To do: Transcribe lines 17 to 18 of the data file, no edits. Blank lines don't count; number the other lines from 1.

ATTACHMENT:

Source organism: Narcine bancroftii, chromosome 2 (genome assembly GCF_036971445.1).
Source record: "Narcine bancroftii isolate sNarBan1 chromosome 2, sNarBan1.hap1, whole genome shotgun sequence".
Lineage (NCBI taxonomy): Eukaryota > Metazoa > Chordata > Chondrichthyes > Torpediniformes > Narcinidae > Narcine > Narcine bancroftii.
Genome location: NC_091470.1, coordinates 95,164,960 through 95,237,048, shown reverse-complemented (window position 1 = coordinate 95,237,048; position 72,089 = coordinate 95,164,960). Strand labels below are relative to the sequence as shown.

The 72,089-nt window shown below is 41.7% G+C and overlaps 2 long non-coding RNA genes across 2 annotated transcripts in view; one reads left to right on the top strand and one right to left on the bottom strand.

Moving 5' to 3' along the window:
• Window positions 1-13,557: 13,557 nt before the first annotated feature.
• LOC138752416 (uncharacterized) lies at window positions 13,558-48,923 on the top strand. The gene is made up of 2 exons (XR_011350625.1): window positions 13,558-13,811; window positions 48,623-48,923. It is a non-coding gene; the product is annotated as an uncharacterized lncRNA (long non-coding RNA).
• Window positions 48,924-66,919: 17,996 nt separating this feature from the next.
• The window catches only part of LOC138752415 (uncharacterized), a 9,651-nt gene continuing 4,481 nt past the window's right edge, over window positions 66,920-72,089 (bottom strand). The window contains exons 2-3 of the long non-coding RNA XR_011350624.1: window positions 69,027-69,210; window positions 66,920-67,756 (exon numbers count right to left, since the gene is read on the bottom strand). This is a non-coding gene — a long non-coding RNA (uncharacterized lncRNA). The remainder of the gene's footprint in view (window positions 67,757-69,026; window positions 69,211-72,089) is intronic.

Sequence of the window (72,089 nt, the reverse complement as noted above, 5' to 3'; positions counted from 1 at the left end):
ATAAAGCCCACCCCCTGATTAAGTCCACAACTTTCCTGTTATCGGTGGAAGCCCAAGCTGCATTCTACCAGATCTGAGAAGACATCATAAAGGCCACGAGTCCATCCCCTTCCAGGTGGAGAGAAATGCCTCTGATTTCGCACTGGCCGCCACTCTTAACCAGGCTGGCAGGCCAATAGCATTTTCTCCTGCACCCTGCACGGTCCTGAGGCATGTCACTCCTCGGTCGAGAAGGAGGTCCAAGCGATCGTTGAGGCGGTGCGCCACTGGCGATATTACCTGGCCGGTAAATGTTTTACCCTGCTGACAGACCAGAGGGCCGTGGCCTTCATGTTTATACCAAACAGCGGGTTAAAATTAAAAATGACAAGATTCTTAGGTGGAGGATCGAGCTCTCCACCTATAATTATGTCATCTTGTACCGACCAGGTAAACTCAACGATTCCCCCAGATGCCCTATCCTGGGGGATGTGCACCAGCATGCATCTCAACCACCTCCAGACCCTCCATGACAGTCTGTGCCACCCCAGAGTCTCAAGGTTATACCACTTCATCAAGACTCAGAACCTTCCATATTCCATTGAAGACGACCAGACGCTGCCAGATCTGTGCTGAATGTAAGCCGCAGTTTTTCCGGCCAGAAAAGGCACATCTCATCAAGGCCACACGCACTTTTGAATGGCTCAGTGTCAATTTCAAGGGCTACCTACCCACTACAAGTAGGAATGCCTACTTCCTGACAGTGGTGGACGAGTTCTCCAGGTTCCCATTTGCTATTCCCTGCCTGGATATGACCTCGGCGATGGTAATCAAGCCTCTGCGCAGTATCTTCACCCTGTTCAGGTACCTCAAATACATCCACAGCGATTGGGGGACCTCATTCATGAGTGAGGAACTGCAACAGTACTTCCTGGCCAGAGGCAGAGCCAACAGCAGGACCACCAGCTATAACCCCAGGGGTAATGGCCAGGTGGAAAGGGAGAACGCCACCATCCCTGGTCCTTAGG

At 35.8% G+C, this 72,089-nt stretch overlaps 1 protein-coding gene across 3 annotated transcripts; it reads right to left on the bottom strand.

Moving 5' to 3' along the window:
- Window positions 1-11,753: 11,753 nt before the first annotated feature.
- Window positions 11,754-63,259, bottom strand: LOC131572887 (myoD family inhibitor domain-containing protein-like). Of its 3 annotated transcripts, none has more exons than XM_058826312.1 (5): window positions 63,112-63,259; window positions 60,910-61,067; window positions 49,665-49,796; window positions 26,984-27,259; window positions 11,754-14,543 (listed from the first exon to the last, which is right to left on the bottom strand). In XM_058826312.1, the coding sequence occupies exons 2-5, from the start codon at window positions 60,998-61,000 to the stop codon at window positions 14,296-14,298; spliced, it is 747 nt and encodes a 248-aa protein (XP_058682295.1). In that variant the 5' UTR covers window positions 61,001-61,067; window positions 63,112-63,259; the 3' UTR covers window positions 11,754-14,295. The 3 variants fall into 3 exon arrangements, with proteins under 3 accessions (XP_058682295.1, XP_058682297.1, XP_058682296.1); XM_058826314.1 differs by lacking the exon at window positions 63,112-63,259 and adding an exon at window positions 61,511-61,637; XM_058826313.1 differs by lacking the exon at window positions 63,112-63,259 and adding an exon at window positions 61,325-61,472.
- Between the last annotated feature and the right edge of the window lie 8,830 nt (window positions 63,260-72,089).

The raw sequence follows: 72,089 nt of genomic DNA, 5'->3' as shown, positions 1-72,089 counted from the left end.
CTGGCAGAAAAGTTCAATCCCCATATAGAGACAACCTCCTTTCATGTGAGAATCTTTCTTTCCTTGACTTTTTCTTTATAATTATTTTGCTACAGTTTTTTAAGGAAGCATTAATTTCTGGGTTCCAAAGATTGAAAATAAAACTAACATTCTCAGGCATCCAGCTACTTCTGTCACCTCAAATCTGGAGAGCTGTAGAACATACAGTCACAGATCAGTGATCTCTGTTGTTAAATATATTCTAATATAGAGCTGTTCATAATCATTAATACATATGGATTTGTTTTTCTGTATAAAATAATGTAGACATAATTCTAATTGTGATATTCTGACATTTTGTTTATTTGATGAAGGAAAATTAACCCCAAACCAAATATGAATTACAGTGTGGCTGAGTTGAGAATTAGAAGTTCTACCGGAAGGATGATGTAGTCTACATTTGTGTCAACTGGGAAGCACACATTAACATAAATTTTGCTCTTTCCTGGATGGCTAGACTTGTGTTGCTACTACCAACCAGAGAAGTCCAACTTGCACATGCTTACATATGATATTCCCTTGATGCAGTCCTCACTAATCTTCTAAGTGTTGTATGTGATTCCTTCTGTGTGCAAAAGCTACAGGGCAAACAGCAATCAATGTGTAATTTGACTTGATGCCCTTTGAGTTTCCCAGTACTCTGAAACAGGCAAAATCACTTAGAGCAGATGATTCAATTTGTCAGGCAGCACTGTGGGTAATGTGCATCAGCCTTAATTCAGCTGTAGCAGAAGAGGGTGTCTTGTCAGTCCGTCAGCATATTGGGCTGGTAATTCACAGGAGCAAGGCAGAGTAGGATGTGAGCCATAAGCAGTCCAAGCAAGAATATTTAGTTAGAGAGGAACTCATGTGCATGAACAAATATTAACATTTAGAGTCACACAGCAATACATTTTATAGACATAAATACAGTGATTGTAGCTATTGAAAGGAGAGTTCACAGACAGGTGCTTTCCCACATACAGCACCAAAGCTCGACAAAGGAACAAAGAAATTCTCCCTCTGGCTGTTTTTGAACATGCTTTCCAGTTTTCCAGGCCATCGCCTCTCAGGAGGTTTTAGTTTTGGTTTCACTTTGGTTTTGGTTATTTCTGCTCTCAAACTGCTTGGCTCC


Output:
- Between the last annotated feature and the right edge of the window lie 8,830 nt (window positions 63,260-72,089).

The raw sequence follows: 72,089 nt of genomic DNA, 5'->3' as shown, positions 1-72,089 counted from the left end.